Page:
Insecure. Jealous. Uncertain. Alone.
At different points in my first few years stepmomming, I felt them all. How could I avoid it? The stepmom role is simply unnatural; you’re choosing to love another’s child and stepping into a very intimate role as an outsider, a stranger. As if that wasn’t terrifying enough, society is skeptical of you, Mom is terrified of you, and Husband has no idea how to support you or the emotions you’re experiencing.
Misunderstood. Inferior. Unsupported. Overwhelmed.
The Unnatural Part of the Stepmom Role
Sometimes, being a stepmom can feel unnatural. You have a lot of uncertainty. It can be especially rough if the kids don’t like you, and even worse if they blame you for their father’s breakup with their mother. Even in a relatively painless divorce, children can have deep wounds, and the stepmom often becomes the scapegoat. It is realistic to expect that you may want to shrink away from filling the stepmom role right away, especially if you are made to feel guilty.
However, it’s not just the guilt. Becoming a stepmom is a complex relationship. You have this great marriage with a guy you adore. You have all the excitement of the honeymoon period; maybe you are buying a house together or making plans for travel. Perhaps you are expecting a child with your new husband, and you are eager to celebrate your baby’s birth. But despite the celebratory mood surrounding your new marriage, there’s still the stepmom role to navigate.
That part can be tricky. You may feel jealous of the bond he has with his kids, or with their mother. It can be challenging to see someone we love interacting with someone that they were in a relationship with. You may wonder if there might still be something there.
You may feel insecure, especially if you are not a mother yourself. While babies don’t come with an instruction manual, usually when you become a new mom, you have plenty of advice from eager grandparents. There’s help readily available, and there are a ton of books for parents of newborns. As a stepmom, you may not have the overwhelming love and support that a new mom receives. It is natural to feel insecure in your mothering abilities.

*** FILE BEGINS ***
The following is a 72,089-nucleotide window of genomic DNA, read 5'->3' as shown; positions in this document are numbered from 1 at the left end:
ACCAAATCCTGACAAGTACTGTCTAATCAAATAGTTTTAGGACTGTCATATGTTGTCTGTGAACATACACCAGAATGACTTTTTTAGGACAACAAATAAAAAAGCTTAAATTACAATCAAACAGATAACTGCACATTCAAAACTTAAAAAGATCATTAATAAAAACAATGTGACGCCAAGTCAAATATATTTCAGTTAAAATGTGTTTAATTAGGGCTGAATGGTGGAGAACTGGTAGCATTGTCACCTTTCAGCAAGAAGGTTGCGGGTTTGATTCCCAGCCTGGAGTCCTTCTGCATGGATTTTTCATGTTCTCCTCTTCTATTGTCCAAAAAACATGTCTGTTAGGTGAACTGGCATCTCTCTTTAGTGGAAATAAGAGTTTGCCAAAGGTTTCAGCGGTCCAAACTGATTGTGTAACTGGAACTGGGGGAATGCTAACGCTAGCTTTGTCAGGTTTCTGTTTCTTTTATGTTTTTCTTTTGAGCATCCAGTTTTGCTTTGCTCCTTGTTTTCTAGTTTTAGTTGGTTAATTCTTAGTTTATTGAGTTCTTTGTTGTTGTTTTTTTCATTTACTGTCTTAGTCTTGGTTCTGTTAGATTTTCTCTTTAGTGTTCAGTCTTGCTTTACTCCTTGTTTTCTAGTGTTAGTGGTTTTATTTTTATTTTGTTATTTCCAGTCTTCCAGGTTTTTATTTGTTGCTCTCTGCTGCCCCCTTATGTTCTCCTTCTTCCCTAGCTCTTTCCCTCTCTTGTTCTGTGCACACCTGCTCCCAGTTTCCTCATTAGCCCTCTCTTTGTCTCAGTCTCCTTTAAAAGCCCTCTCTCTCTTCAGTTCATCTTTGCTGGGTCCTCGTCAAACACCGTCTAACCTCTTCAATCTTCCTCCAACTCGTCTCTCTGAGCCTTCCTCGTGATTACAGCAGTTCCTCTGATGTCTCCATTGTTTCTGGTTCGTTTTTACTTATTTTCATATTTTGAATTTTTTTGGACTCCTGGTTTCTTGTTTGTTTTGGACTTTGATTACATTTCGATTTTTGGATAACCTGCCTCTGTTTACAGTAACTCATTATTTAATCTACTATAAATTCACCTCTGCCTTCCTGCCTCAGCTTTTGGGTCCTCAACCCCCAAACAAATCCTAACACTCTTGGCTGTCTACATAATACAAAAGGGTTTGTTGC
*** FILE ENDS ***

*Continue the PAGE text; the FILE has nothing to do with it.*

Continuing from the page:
However, those are not the only reasons that you may feel unnatural assuming your role as a stepmom. The truth that no one is going to tell you is that you are stepping into the middle of a very intimate relationship. The family dynamic is one that is very profound. Mom and dad have shared special moments as their children have grown. First steps celebrated with grainy video; that first birthday party surrounded by family and friends. The miracle of childbirth, where both parents are at their strongest and their most vulnerable. Those moments were shared together, helping to strengthen the bond. And you weren’t a part of that.
Unnatural? Awkward? Devastatingly, completely so.
The thing is, though, that you are there now. While you may never experience the depth of closeness that your stepchildren have with their mother and father, you have an opportunity to be someone remarkable for them.
I watched a friend of mine navigate being a stepmom for years. Those first few years were rough. There were clashes and arguments, and awkwardness abounded. However, she stood firm in her devotion to those children through many years. Eventually, they grew to trust and love her. Recently, the oldest of those children got married. My friend was there, supporting her stepdaughter, in all of the family pictures, and sharing in this blessed day, even though she was no longer married to her father. Even though they had a rough start, she built a healthy, stable relationship with her stepchildren that lasted longer than her marriage to their father had.
It may not be easy. Wait. Scratch that. It will not be easy, especially in the beginning. As an outsider stepping into such an intimate relationship, you will have to accept that you will be distrusted. You will be the one to catch the blame. You will have to be the bigger person more often than you want to be. But your hard work and effort will pay off in the end.
You are a lucky woman. My friend that I talked about earlier often referred to her stepchildren as her ‘bonus children.’ She did not birth them, didn’t have to deal with the pain and fatigue of being pregnant. However, she got to enjoy the benefits of building a sound relationship with them, even though it took time and effort. I can only be happy that you also have such a unique opportunity.
PS: Can you relate? This is exactly why I don’t want my daughter to grow up to be a stepmom.